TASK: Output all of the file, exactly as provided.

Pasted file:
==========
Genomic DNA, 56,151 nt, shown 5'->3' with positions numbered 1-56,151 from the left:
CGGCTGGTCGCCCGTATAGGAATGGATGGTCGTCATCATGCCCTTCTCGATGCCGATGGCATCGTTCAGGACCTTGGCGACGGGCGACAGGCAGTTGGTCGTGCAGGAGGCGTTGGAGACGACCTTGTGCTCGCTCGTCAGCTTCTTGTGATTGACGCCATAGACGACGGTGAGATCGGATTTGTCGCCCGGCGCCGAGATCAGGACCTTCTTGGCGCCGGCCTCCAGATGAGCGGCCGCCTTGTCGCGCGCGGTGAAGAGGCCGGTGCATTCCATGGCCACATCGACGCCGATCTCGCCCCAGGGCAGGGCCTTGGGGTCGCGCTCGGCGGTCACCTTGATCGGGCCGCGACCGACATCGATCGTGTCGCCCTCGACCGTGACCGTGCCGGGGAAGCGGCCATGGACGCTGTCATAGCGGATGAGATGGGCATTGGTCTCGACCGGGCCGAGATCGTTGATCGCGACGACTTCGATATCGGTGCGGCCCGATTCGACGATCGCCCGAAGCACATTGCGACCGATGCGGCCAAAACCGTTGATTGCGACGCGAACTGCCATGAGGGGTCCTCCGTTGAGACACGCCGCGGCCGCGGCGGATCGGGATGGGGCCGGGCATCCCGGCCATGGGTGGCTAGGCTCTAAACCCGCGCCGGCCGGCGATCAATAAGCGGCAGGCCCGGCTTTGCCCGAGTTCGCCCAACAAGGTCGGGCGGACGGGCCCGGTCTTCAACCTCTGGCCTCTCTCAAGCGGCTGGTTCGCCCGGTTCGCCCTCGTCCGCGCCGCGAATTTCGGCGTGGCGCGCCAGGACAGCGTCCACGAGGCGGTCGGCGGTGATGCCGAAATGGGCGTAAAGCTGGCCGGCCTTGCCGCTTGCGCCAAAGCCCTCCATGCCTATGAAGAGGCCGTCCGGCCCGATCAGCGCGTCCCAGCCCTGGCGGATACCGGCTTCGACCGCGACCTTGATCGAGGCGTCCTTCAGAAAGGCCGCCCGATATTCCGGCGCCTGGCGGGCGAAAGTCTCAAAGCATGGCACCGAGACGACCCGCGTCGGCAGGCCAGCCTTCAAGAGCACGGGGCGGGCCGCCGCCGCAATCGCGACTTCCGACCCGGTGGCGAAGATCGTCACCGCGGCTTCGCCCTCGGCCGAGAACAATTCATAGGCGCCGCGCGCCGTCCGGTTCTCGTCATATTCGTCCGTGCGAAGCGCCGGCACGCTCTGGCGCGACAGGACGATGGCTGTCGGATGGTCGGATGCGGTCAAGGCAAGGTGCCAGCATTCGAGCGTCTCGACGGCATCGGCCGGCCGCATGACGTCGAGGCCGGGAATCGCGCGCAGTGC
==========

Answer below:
Genomic DNA, 56,151 nt, shown 5'->3' with positions numbered 1-56,151 from the left:
CGGCTGGTCGCCCGTATAGGAATGGATGGTCGTCATCATGCCCTTCTCGATGCCGATGGCATCGTTCAGGACCTTGGCGACGGGCGACAGGCAGTTGGTCGTGCAGGAGGCGTTGGAGACGACCTTGTGCTCGCTCGTCAGCTTCTTGTGATTGACGCCATAGACGACGGTGAGATCGGATTTGTCGCCCGGCGCCGAGATCAGGACCTTCTTGGCGCCGGCCTCCAGATGAGCGGCCGCCTTGTCGCGCGCGGTGAAGAGGCCGGTGCATTCCATGGCCACATCGACGCCGATCTCGCCCCAGGGCAGGGCCTTGGGGTCGCGCTCGGCGGTCACCTTGATCGGGCCGCGACCGACATCGATCGTGTCGCCCTCGACCGTGACCGTGCCGGGGAAGCGGCCATGGACGCTGTCATAGCGGATGAGATGGGCATTGGTCTCGACCGGGCCGAGATCGTTGATCGCGACGACTTCGATATCGGTGCGGCCCGATTCGACGATCGCCCGAAGCACATTGCGACCGATGCGGCCAAAACCGTTGATTGCGACGCGAACTGCCATGAGGGGTCCTCCGTTGAGACACGCCGCGGCCGCGGCGGATCGGGATGGGGCCGGGCATCCCGGCCATGGGTGGCTAGGCTCTAAACCCGCGCCGGCCGGCGATCAATAAGCGGCAGGCCCGGCTTTGCCCGAGTTCGCCCAACAAGGTCGGGCGGACGGGCCCGGTCTTCAACCTCTGGCCTCTCTCAAGCGGCTGGTTCGCCCGGTTCGCCCTCGTCCGCGCCGCGAATTTCGGCGTGGCGCGCCAGGACAGCGTCCACGAGGCGGTCGGCGGTGATGCCGAAATGGGCGTAAAGCTGGCCGGCCTTGCCGCTTGCGCCAAAGCCCTCCATGCCTATGAAGAGGCCGTCCGGCCCGATCAGCGCGTCCCAGCCCTGGCGGATACCGGCTTCGACCGCGACCTTGATCGAGGCGTCCTTCAGAAAGGCCGCCCGATATTCCGGCGCCTGGCGGGCGAAAGTCTCAAAGCATGGCACCGAGACGACCCGCGTCGGCAGGCCAGCCTTCAAGAGCACGGGGCGGGCCGCCGCCGCAATCGCGACTTCCGACCCGGTGGCGAAGATCGTCACCGCGGCTTCGCCCTCGGCCGAGAACAATTCATAGGCGCCGCGCGCCGTCCGGTTCTCGTCATATTCGTCCGTGCGAAGCGCCGGCACGCTCTGGCGCGACAGGACGATGGCTGTCGGATGGTCGGATGCGGTCAAGGCAAGGTGCCAGCATTCGAGCGTCTCGACGGCATCGGCCGGCCGCATGACGTCGAGGCCGGGAATCGCGCGCAGTGC